After a long winter that looked a lot like this most of the time:
…we finally made our escape to sunny Mexico. The explosion of color and the warm, friendly people were just what the doctor ordered to thaw our frozen norteño bones. It was like we were in one of those movies like The Wizard of Oz where back in Kansas everything was in black-and-white, and then, bam, technicolor Mexico. What a sight for sore eyes!
First stop, Mérida. This charming city and its gorgeous colonial architecture and delicious Yucatecan food swept us off our feet. By the time we left a few days later, we were already planning our next trip back and all the eating, drinking, and wandering we’d be doing. When we do return, I’ll be seriously looking into how to get a job doing cool bird graffiti like the stuff we saw all over the place. Kind of amazing how tasteful it is in some cases, almost respectful of the building’s tenants and designed to go with the existing vibe.
The Sunday market with its graphic displays of meats and other goodies was mesmerizing for gringos like us, raised on prepackaged everything in our grocery stores. We bought some spices for making cochinita pibil (a pork dish rubbed in delicious spices and baked in the ground in banana leaves) and wanted to try some of the tempting delicacies from one of the many food stalls but were too stuffed from the massive breakfast at our hotel. Though I did manage to choke down the tortilla the kind folks at the tortilleria offered me hot off the press. Next time, we’ll know to keep it light so we can indulge in more Yucatecan specialties like panuchos and papadzules!
We fell in love with the town’s main square, the Plaza Grande, where evertyhing seemed to come alive, especially at night. All the families come out to cool off under the stars with the little ones running around playing together. We shared a delicious elote (or corn) ice cream cone (sort of like buttered popcorn without the salt) in the plaza one night. All around us lovers sat together in cleverly intertwined white chairs that allowed them to sit facing one another and gaze into each other’s eyes all night. ¡Qué romántico!
And then we were off to Akumal. I sat next to a sweet Mexican grandmother who was on her way to visit her daughter in Valladolid. We passed a few hours chatting in my broken Spanish about her family and her children and life in Mérida, and all the things I have to eat next time I’m in town! Mexican buses are really quite deluxe: We had movies and TV shows dubbed in Spanish (Cake Boss seems virtually the same in Spanish, by the way) and plenty of A/C to freeze us half to death by the time we reached our destination.
Much as we hated to leave Merida, it was pretty great to get to the beach and feel the cool breeze coming off the turquoise waters of the Caribbean, while sipping margaritas of course! Akumal is a little corner of the beach about an hour south of Cancun that many refer to as Gringolandia because it’s jam-packed with gringos like us trying to get away from the frozen tundra we call home. For this reason, there’s not a lot of opportunity to practice your Spanish, but the drinks are cold and the beach is a snorkeler’s paradise, where you can wade right out into an amazing underwater world of wonders. Our condo was right on the beach and a great base for exploring, or just lying under a palapa. What’s not to like about that? (And how do we emigrate to Mexico, again?)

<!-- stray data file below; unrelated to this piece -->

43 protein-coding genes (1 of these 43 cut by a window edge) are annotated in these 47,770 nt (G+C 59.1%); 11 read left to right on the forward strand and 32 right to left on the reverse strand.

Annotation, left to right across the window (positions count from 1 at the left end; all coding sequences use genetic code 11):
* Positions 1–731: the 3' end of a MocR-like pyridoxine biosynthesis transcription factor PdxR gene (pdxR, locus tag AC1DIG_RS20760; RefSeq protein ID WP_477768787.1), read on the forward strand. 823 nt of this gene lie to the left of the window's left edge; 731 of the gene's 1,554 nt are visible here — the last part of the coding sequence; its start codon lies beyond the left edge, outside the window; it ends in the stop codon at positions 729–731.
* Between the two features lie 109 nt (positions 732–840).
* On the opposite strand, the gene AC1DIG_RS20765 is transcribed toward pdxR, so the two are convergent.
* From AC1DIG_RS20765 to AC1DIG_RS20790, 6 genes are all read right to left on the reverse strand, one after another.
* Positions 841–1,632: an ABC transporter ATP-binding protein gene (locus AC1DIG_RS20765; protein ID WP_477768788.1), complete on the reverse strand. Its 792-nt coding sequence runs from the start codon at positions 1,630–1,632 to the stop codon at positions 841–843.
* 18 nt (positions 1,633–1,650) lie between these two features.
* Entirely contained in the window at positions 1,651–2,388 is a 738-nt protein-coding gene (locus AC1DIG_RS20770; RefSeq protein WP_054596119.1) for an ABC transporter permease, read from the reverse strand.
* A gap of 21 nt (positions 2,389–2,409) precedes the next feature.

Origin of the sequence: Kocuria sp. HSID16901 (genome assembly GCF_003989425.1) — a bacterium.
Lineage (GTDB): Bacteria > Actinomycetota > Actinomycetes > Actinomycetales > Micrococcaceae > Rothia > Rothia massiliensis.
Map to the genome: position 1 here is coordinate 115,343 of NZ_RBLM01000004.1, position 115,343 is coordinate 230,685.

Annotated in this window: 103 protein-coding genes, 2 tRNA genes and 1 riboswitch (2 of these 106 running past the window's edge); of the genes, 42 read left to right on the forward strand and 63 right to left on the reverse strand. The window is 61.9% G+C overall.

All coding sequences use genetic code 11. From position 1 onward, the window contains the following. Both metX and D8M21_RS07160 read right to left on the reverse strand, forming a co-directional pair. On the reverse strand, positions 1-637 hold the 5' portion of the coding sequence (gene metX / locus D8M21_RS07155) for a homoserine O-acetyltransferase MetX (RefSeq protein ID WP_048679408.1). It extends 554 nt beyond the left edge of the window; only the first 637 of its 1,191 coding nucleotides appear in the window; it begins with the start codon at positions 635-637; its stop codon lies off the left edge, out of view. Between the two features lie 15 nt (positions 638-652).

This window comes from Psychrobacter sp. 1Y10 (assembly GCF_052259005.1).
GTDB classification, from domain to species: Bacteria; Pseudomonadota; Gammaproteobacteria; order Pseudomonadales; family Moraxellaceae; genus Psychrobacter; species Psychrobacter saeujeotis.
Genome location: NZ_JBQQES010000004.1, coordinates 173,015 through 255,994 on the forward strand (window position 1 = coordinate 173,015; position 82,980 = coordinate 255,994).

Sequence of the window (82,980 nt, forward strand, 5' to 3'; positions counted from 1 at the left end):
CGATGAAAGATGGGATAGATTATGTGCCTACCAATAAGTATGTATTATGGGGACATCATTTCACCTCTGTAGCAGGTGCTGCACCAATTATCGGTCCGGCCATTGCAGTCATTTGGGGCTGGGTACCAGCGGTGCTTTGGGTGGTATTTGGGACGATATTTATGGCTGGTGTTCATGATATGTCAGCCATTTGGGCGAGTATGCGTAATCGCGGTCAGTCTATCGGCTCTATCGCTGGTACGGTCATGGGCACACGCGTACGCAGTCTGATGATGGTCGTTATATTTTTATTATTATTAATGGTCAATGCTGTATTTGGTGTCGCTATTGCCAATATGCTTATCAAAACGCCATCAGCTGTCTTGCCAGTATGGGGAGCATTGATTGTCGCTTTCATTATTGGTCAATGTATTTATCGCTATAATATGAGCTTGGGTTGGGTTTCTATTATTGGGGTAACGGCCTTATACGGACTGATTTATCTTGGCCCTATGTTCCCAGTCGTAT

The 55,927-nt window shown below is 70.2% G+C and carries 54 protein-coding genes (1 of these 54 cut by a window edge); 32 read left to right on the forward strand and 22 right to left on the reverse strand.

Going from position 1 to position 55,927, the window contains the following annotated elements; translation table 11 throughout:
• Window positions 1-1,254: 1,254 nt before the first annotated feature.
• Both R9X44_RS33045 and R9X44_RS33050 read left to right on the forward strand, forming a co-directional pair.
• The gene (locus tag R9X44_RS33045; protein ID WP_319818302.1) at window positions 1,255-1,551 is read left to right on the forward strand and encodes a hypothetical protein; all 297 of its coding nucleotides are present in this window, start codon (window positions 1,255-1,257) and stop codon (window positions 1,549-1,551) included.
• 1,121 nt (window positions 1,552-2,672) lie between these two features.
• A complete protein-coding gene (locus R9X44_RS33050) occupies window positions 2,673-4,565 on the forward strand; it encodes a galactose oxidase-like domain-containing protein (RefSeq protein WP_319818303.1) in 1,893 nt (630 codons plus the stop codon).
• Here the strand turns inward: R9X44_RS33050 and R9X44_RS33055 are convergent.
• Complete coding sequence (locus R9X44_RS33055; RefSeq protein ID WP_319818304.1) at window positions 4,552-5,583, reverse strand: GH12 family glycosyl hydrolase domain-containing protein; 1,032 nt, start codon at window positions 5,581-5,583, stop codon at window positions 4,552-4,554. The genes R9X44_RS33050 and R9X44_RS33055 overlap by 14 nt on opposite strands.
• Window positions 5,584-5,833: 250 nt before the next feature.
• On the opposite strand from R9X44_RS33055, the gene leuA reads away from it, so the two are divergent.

One rainy day we took a colectivo over to Tulum. On our way out to catch the colectivo, we passed a 6-foot boa constrictor. A few guys were trying to wrangle it away from the sidewalk and Rich assured me there was nothing to worry about because I was about the same size as the boa, but it still made me a tad nervous as I scooted past.
Did I mention how awesome Mexico’s transportation is? For a few dollars we shared a ride in a little colectivo, or minivan to Tulum Pueblo, then a quick taxi ride to the beach. The beaches in Tulum really are way more fun for swimming (especially if you’re an adventurous swimmer like Rich) than Akumal’s. Tulum’s soft sugar-white sand really can’t be beat, but I’ll take the calm bay of Akumal once you get out there and start swimming! We stopped for dinner at our favorite place in Tulum Pueblo, Don Cafeto, and then a quick colectivo ride back to Akumal.
Compared with Tulum, the dining options were pretty limited in Akumal, but Las Tres Acapulqueñas (run by three sisters from Acapulco) turned out some decent food that was great for taking home to eat on our deck. One evening the grandchildren of the owners were having a birthday party with a piñata strung up in a tree. The kids were having a blast. It’s pretty amazing how if you give a boy a cardboard box it quickly becomes a gun, and before we knew it we were under fire. After we pretended to take a few bullets, the birthday boy accepted our surrender and we got to talk with him about how excited he was to be turning 7. Cute kid!
On our last day at the beach the weather cooperated and we spent most of it in the water in front of our condo snorkeling. It was truly amazing how much coral there was so close to the shore and how many cool fish there were to see, though we didn’t spot any of the sea turtles who nest here every year (Akumal means “place of the turtles” in Mayan). Guess we’ll have to come back another time and look for them again.